Adolescence has powerful impacts on the capacities of young people, in part because of the physical transformations brought about by puberty and in part because the place of children in their families and in the wider community changes as they approach life. adulthood (Gender and Adolescence: Global Evidence (GAGE) consortium, 2019). In countries where cultural beliefs dictate that female sexuality should be controlled by men, adolescence is an even more difficult stage in life, as the physical changes brought on by puberty invite stigma and censorship, and social standards are becoming stricter.
However, patriarchy also has another face, which remains largely invisible: the detrimental impact of social norms on men and boys themselves – especially the expectations regarding the responsibility that men, as fathers and brothers, should assume towards women in their families. In Nepal, research carried out by GAGE ââover the past few years reveals that fathers and brothers, who are seen as the âguardiansâ of women and girls, have a social obligation to protect and provide for their children. their sisters and daughters, but also to ensure that the women in the family adhere to traditional social rules. standards. Because the men in the family are seen as the guardians of the women, they are expected to make decisions for their loved ones. In such situations, the distinction between protection and control is often blurred. In their role as ‘gatekeepers’, men and boys also face strict social norms, which means that their lives are often no less difficult.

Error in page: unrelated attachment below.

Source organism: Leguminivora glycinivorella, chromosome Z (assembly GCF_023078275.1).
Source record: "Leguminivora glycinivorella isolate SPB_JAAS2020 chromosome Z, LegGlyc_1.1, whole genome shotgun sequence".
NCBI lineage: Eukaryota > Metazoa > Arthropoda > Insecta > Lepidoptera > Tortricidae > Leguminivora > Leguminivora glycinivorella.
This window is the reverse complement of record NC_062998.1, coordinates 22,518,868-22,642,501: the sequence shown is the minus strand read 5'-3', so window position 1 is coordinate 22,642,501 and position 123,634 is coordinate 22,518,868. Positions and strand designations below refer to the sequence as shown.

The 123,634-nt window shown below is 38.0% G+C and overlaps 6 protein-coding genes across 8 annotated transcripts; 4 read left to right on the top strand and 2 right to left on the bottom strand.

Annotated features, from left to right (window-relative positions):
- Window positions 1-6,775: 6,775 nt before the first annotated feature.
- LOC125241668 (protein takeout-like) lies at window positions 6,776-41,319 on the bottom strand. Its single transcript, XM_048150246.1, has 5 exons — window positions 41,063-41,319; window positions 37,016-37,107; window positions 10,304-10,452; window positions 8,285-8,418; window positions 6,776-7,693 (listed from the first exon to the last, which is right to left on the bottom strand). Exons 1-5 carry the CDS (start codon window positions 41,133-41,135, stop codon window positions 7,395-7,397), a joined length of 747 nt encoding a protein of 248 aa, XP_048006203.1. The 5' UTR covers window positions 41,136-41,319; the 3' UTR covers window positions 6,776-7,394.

Providing the country-specific context to GAGE’s global synthesis on how to work effectively with adolescents in LMICs to promote gender-equitable masculinities, this guidance note addresses some rarely explored questions. It addresses the complexities, contradictions and deprivations in the lives of men and boys, highlighting how fathers and brothers can also experience harmful norms in the family, community and school, in relation to their daughters / teenage sisters / peers.
This brief is based on qualitative data collected between 2018 and 2019 as part of a baseline study of World Vision’s Rupantaran program, a peer-to-peer life skills education initiative in Biratnagar, Nepal.
This thesis is a result of the Gender and Adolescence program: Global Evidence (GAGE)
Ghimire, A. and Samuels, F. (2020) âA History of Contradictions: Understanding the Impact of Social Norms on Nepalese Men and Boys. Â»Policy Note. London: Gender and Adolescence: Global Evidence.